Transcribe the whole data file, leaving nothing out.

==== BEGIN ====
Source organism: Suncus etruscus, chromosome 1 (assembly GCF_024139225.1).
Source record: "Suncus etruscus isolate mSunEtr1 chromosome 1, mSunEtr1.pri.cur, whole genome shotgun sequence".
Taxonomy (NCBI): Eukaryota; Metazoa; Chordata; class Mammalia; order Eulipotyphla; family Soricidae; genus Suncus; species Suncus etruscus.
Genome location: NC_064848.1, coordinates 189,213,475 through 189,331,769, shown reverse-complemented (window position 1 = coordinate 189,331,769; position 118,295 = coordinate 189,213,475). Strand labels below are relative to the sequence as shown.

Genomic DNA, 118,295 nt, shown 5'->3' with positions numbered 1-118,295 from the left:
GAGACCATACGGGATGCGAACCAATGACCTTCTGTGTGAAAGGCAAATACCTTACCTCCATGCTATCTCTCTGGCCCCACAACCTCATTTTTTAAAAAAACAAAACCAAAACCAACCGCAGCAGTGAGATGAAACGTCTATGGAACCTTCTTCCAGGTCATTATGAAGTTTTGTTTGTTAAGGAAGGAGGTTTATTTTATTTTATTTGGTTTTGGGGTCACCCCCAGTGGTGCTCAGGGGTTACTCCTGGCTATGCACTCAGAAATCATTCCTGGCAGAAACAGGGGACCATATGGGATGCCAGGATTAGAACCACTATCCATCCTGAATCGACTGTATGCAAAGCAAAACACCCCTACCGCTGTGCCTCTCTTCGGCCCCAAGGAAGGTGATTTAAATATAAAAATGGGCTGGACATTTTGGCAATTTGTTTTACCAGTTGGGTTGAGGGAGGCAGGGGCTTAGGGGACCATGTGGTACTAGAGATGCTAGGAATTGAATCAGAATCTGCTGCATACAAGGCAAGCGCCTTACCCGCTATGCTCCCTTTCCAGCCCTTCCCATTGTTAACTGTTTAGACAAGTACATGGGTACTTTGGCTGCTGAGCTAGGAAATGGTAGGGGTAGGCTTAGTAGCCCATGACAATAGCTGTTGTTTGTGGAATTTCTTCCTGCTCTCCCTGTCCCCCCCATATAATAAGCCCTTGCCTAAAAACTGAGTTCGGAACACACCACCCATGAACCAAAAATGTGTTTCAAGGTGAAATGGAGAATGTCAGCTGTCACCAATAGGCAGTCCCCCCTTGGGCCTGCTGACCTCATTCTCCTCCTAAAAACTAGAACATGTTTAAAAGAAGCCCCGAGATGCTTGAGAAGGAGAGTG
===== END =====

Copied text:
Source organism: Suncus etruscus, chromosome 1 (assembly GCF_024139225.1).
Source record: "Suncus etruscus isolate mSunEtr1 chromosome 1, mSunEtr1.pri.cur, whole genome shotgun sequence".
Taxonomy (NCBI): Eukaryota; Metazoa; Chordata; class Mammalia; order Eulipotyphla; family Soricidae; genus Suncus; species Suncus etruscus.
Genome location: NC_064848.1, coordinates 189,213,475 through 189,331,769, shown reverse-complemented (window position 1 = coordinate 189,331,769; position 118,295 = coordinate 189,213,475). Strand labels below are relative to the sequence as shown.

Genomic DNA, 118,295 nt, shown 5'->3' with positions numbered 1-118,295 from the left:
GAGACCATACGGGATGCGAACCAATGACCTTCTGTGTGAAAGGCAAATACCTTACCTCCATGCTATCTCTCTGGCCCCACAACCTCATTTTTTAAAAAAACAAAACCAAAACCAACCGCAGCAGTGAGATGAAACGTCTATGGAACCTTCTTCCAGGTCATTATGAAGTTTTGTTTGTTAAGGAAGGAGGTTTATTTTATTTTATTTGGTTTTGGGGTCACCCCCAGTGGTGCTCAGGGGTTACTCCTGGCTATGCACTCAGAAATCATTCCTGGCAGAAACAGGGGACCATATGGGATGCCAGGATTAGAACCACTATCCATCCTGAATCGACTGTATGCAAAGCAAAACACCCCTACCGCTGTGCCTCTCTTCGGCCCCAAGGAAGGTGATTTAAATATAAAAATGGGCTGGACATTTTGGCAATTTGTTTTACCAGTTGGGTTGAGGGAGGCAGGGGCTTAGGGGACCATGTGGTACTAGAGATGCTAGGAATTGAATCAGAATCTGCTGCATACAAGGCAAGCGCCTTACCCGCTATGCTCCCTTTCCAGCCCTTCCCATTGTTAACTGTTTAGACAAGTACATGGGTACTTTGGCTGCTGAGCTAGGAAATGGTAGGGGTAGGCTTAGTAGCCCATGACAATAGCTGTTGTTTGTGGAATTTCTTCCTGCTCTCCCTGTCCCCCCCATATAATAAGCCCTTGCCTAAAAACTGAGTTCGGAACACACCACCCATGAACCAAAAATGTGTTTCAAGGTGAAATGGAGAATGTCAGCTGTCACCAATAGGCAGTCCCCCCTTGGGCCTGCTGACCTCATTCTCCTCCTAAAAACTAGAACATGTTTAAAAGAAGCCCCGAGATGCTTGAGAAGGAGAGTG